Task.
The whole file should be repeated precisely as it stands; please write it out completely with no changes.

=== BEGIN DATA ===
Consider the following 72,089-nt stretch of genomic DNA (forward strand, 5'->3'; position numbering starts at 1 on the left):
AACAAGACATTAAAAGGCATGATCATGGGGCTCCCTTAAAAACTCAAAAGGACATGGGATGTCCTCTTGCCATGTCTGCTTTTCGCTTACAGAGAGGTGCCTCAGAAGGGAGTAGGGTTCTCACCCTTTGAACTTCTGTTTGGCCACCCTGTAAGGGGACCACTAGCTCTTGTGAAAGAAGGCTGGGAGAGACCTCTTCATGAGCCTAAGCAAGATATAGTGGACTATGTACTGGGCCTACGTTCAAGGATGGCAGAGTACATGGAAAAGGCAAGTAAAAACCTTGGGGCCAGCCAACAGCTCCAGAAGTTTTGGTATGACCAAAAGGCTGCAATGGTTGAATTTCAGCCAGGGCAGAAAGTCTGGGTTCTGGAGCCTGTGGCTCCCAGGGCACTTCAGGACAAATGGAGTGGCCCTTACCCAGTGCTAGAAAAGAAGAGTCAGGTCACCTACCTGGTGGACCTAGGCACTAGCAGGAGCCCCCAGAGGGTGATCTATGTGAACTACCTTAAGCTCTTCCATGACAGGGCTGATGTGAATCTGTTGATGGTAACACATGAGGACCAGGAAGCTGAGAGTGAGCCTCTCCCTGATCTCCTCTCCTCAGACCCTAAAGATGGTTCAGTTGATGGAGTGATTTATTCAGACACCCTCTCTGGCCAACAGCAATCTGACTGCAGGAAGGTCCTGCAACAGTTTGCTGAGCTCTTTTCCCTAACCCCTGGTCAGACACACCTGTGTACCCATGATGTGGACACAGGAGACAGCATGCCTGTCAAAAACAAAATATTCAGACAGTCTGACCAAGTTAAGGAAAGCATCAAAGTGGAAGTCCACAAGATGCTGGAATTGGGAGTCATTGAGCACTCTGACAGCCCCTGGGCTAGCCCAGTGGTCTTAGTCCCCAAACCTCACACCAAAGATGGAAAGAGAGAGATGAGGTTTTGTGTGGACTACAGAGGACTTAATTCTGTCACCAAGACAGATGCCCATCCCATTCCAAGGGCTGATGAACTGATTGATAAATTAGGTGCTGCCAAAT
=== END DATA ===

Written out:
Consider the following 72,089-nt stretch of genomic DNA (forward strand, 5'->3'; position numbering starts at 1 on the left):
AACAAGACATTAAAAGGCATGATCATGGGGCTCCCTTAAAAACTCAAAAGGACATGGGATGTCCTCTTGCCATGTCTGCTTTTCGCTTACAGAGAGGTGCCTCAGAAGGGAGTAGGGTTCTCACCCTTTGAACTTCTGTTTGGCCACCCTGTAAGGGGACCACTAGCTCTTGTGAAAGAAGGCTGGGAGAGACCTCTTCATGAGCCTAAGCAAGATATAGTGGACTATGTACTGGGCCTACGTTCAAGGATGGCAGAGTACATGGAAAAGGCAAGTAAAAACCTTGGGGCCAGCCAACAGCTCCAGAAGTTTTGGTATGACCAAAAGGCTGCAATGGTTGAATTTCAGCCAGGGCAGAAAGTCTGGGTTCTGGAGCCTGTGGCTCCCAGGGCACTTCAGGACAAATGGAGTGGCCCTTACCCAGTGCTAGAAAAGAAGAGTCAGGTCACCTACCTGGTGGACCTAGGCACTAGCAGGAGCCCCCAGAGGGTGATCTATGTGAACTACCTTAAGCTCTTCCATGACAGGGCTGATGTGAATCTGTTGATGGTAACACATGAGGACCAGGAAGCTGAGAGTGAGCCTCTCCCTGATCTCCTCTCCTCAGACCCTAAAGATGGTTCAGTTGATGGAGTGATTTATTCAGACACCCTCTCTGGCCAACAGCAATCTGACTGCAGGAAGGTCCTGCAACAGTTTGCTGAGCTCTTTTCCCTAACCCCTGGTCAGACACACCTGTGTACCCATGATGTGGACACAGGAGACAGCATGCCTGTCAAAAACAAAATATTCAGACAGTCTGACCAAGTTAAGGAAAGCATCAAAGTGGAAGTCCACAAGATGCTGGAATTGGGAGTCATTGAGCACTCTGACAGCCCCTGGGCTAGCCCAGTGGTCTTAGTCCCCAAACCTCACACCAAAGATGGAAAGAGAGAGATGAGGTTTTGTGTGGACTACAGAGGACTTAATTCTGTCACCAAGACAGATGCCCATCCCATTCCAAGGGCTGATGAACTGATTGATAAATTAGGTGCTGCCAAAT